WOTUS: Your Comments Needed to Help EPA DITCH the RULE!


Farmers support clean water and work hard to protect our natural resources. The WOTUS rule had more to do with land than water. It was a land grab, pure and simple, that:

· Created a huge regulatory burden for farmers, ranchers, and others who depend on their ability to work the land;
· Increased costs for farmers, ranchers and others; and
· Produced confusion and uncertainty.

We need you to send comments to EPA to support the repeal of the illegal WOTUS rule.

Comments have to be made by Wednesday, September 27! Make your comments by clicking below:

Agriculture has the unique opportunity to have its collective voice heard by the U.S. Environmental Protection Agency (EPA). The EPA has specifically asked for and wants to hear from farmers on the proposal to withdraw the previous Clean Water – WOTUS Rule. Farm Bureau has worked since the rule was proposed in 2015 to stop this effort. We are asking county Farm Bureaus to make comments to the EPA in support of the current effort to rescind the rule.

Under the guidance of the new administration and the EPA administrator Scott Pruitt, EPA has published in the Federal Register a proposal to withdraw the previous Clean Water – WOTUS Rule that has created so much controversy over the past two years. The Federal Register notice recodifies the pre-existing rule until a new and revised rule is proposed.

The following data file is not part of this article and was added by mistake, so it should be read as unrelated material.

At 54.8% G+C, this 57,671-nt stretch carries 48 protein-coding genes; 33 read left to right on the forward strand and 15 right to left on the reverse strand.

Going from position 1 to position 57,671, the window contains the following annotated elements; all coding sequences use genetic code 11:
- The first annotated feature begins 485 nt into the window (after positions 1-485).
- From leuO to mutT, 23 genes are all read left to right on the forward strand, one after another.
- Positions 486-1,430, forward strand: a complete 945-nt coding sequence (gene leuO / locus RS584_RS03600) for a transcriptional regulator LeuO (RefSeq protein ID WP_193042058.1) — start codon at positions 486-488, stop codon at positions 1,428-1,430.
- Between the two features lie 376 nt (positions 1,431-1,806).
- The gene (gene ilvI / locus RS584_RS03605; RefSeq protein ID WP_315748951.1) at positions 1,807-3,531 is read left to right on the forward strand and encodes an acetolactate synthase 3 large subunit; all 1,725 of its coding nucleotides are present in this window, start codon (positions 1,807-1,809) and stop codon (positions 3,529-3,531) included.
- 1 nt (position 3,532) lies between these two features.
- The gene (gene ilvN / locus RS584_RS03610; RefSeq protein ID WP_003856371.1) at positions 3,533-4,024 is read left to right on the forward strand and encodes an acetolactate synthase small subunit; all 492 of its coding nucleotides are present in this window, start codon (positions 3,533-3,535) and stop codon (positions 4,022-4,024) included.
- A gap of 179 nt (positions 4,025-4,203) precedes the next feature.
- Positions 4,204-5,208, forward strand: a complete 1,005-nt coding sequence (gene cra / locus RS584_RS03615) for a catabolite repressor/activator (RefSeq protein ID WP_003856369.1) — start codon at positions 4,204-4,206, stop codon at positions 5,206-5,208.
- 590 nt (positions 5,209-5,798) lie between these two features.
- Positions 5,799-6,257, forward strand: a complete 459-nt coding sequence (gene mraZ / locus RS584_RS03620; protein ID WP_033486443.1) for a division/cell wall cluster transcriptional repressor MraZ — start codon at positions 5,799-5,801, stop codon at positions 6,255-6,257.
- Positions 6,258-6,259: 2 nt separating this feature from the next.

Farm Bureau policy supports the proposal by EPA and the U.S. Army Corps of Engineers’ to rescind the Clean Water Rule: Definition of “Waters of the United States,” 80 Fed. Reg. 37,054 (June 29, 2015) (“WOTUS Rule”). The WOTUS Rule has been under temporary suspension by court order for the past two years.

Farm Bureau supports rescinding the WOTUS Rule because it:

· Exceeds the Agencies’ power under the Clean Water Act by asserting federal jurisdiction over remote, isolated wetlands and land where water only flows when it rains,
· Improperly reads the word “navigable” out of the statute,
· Creates enormous uncertainty and confusion for both regulators and the public,
· Is so vague that it raises significant constitutional concerns, and
· Is contrary to the policies of the Clean Water Act, including the Act’s policy to “recognize, preserve, and protect the primary responsibilities and rights of States to prevent, reduce, and eliminate pollution,” 33 U.S.C. § 1251(b).